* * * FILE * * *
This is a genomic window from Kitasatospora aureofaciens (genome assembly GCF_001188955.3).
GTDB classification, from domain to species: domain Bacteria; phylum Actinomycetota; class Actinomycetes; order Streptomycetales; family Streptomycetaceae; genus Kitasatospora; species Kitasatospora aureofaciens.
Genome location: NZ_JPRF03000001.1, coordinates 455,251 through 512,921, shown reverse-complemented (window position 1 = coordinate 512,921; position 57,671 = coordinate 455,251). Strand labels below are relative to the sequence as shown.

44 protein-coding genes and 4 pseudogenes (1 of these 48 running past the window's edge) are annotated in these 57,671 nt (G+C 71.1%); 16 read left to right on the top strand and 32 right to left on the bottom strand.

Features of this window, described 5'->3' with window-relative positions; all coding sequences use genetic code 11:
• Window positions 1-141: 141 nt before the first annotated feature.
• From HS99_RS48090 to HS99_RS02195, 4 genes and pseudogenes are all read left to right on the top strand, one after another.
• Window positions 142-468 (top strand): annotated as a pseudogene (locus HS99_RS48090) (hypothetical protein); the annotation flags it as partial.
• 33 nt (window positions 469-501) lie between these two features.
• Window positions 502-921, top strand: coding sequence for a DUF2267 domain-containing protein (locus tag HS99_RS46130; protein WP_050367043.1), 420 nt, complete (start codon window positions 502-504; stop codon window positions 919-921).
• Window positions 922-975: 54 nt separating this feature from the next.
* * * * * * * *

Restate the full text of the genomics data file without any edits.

This is a genomic window from Kitasatospora aureofaciens (genome assembly GCF_001188955.3).
GTDB classification, from domain to species: domain Bacteria; phylum Actinomycetota; class Actinomycetes; order Streptomycetales; family Streptomycetaceae; genus Kitasatospora; species Kitasatospora aureofaciens.
Genome location: NZ_JPRF03000001.1, coordinates 455,251 through 512,921, shown reverse-complemented (window position 1 = coordinate 512,921; position 57,671 = coordinate 455,251). Strand labels below are relative to the sequence as shown.

44 protein-coding genes and 4 pseudogenes (1 of these 48 running past the window's edge) are annotated in these 57,671 nt (G+C 71.1%); 16 read left to right on the top strand and 32 right to left on the bottom strand.

Features of this window, described 5'->3' with window-relative positions; all coding sequences use genetic code 11:
• Window positions 1-141: 141 nt before the first annotated feature.
• From HS99_RS48090 to HS99_RS02195, 4 genes and pseudogenes are all read left to right on the top strand, one after another.
• Window positions 142-468 (top strand): annotated as a pseudogene (locus HS99_RS48090) (hypothetical protein); the annotation flags it as partial.
• 33 nt (window positions 469-501) lie between these two features.
• Window positions 502-921, top strand: coding sequence for a DUF2267 domain-containing protein (locus tag HS99_RS46130; protein WP_050367043.1), 420 nt, complete (start codon window positions 502-504; stop codon window positions 919-921).
• Window positions 922-975: 54 nt separating this feature from the next.